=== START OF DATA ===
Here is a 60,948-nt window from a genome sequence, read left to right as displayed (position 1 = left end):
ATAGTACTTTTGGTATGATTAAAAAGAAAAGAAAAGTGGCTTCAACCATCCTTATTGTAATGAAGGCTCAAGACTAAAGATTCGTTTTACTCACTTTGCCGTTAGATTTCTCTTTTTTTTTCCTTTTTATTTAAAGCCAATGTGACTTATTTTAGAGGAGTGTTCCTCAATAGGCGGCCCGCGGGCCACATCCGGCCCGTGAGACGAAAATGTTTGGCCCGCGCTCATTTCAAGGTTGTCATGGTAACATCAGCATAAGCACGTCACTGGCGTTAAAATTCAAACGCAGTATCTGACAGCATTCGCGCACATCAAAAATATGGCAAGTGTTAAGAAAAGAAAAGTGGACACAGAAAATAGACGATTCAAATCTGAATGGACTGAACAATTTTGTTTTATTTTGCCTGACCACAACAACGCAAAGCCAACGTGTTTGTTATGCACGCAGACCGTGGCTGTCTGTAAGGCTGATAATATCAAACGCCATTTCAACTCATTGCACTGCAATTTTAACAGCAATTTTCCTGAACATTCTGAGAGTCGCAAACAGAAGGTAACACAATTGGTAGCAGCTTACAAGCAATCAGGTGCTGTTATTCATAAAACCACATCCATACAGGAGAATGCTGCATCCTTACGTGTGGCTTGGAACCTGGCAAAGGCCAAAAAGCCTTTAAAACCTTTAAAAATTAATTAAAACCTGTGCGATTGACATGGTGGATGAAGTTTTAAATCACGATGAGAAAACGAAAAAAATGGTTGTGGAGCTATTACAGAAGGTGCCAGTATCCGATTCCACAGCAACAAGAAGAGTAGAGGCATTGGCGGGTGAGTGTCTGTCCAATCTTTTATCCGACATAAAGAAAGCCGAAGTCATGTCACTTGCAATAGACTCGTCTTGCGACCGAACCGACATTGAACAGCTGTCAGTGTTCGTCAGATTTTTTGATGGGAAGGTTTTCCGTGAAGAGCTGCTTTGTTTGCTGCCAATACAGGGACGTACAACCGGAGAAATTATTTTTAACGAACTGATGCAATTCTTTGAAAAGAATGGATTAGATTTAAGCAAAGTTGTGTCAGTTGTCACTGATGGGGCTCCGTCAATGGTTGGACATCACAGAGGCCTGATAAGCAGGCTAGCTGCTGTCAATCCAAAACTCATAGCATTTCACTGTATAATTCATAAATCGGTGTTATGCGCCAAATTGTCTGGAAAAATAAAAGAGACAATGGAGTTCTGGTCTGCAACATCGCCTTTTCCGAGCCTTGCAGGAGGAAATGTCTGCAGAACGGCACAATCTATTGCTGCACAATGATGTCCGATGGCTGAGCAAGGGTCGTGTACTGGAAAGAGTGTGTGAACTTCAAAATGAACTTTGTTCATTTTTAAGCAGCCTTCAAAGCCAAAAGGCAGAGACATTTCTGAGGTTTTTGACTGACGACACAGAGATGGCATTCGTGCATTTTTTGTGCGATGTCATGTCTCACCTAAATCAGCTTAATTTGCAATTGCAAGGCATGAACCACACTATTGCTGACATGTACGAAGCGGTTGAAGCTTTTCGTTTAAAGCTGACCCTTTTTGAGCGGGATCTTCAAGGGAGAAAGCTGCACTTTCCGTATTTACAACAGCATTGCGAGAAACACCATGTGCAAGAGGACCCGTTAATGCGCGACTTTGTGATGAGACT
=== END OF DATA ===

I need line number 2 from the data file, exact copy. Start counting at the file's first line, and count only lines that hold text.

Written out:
ATAGTACTTTTGGTATGATTAAAAAGAAAAGAAAAGTGGCTTCAACCATCCTTATTGTAATGAAGGCTCAAGACTAAAGATTCGTTTTACTCACTTTGCCGTTAGATTTCTCTTTTTTTTTCCTTTTTATTTAAAGCCAATGTGACTTATTTTAGAGGAGTGTTCCTCAATAGGCGGCCCGCGGGCCACATCCGGCCCGTGAGACGAAAATGTTTGGCCCGCGCTCATTTCAAGGTTGTCATGGTAACATCAGCATAAGCACGTCACTGGCGTTAAAATTCAAACGCAGTATCTGACAGCATTCGCGCACATCAAAAATATGGCAAGTGTTAAGAAAAGAAAAGTGGACACAGAAAATAGACGATTCAAATCTGAATGGACTGAACAATTTTGTTTTATTTTGCCTGACCACAACAACGCAAAGCCAACGTGTTTGTTATGCACGCAGACCGTGGCTGTCTGTAAGGCTGATAATATCAAACGCCATTTCAACTCATTGCACTGCAATTTTAACAGCAATTTTCCTGAACATTCTGAGAGTCGCAAACAGAAGGTAACACAATTGGTAGCAGCTTACAAGCAATCAGGTGCTGTTATTCATAAAACCACATCCATACAGGAGAATGCTGCATCCTTACGTGTGGCTTGGAACCTGGCAAAGGCCAAAAAGCCTTTAAAACCTTTAAAAATTAATTAAAACCTGTGCGATTGACATGGTGGATGAAGTTTTAAATCACGATGAGAAAACGAAAAAAATGGTTGTGGAGCTATTACAGAAGGTGCCAGTATCCGATTCCACAGCAACAAGAAGAGTAGAGGCATTGGCGGGTGAGTGTCTGTCCAATCTTTTATCCGACATAAAGAAAGCCGAAGTCATGTCACTTGCAATAGACTCGTCTTGCGACCGAACCGACATTGAACAGCTGTCAGTGTTCGTCAGATTTTTTGATGGGAAGGTTTTCCGTGAAGAGCTGCTTTGTTTGCTGCCAATACAGGGACGTACAACCGGAGAAATTATTTTTAACGAACTGATGCAATTCTTTGAAAAGAATGGATTAGATTTAAGCAAAGTTGTGTCAGTTGTCACTGATGGGGCTCCGTCAATGGTTGGACATCACAGAGGCCTGATAAGCAGGCTAGCTGCTGTCAATCCAAAACTCATAGCATTTCACTGTATAATTCATAAATCGGTGTTATGCGCCAAATTGTCTGGAAAAATAAAAGAGACAATGGAGTTCTGGTCTGCAACATCGCCTTTTCCGAGCCTTGCAGGAGGAAATGTCTGCAGAACGGCACAATCTATTGCTGCACAATGATGTCCGATGGCTGAGCAAGGGTCGTGTACTGGAAAGAGTGTGTGAACTTCAAAATGAACTTTGTTCATTTTTAAGCAGCCTTCAAAGCCAAAAGGCAGAGACATTTCTGAGGTTTTTGACTGACGACACAGAGATGGCATTCGTGCATTTTTTGTGCGATGTCATGTCTCACCTAAATCAGCTTAATTTGCAATTGCAAGGCATGAACCACACTATTGCTGACATGTACGAAGCGGTTGAAGCTTTTCGTTTAAAGCTGACCCTTTTTGAGCGGGATCTTCAAGGGAGAAAGCTGCACTTTCCGTATTTACAACAGCATTGCGAGAAACACCATGTGCAAGAGGACCCGTTAATGCGCGACTTTGTGATGAGACT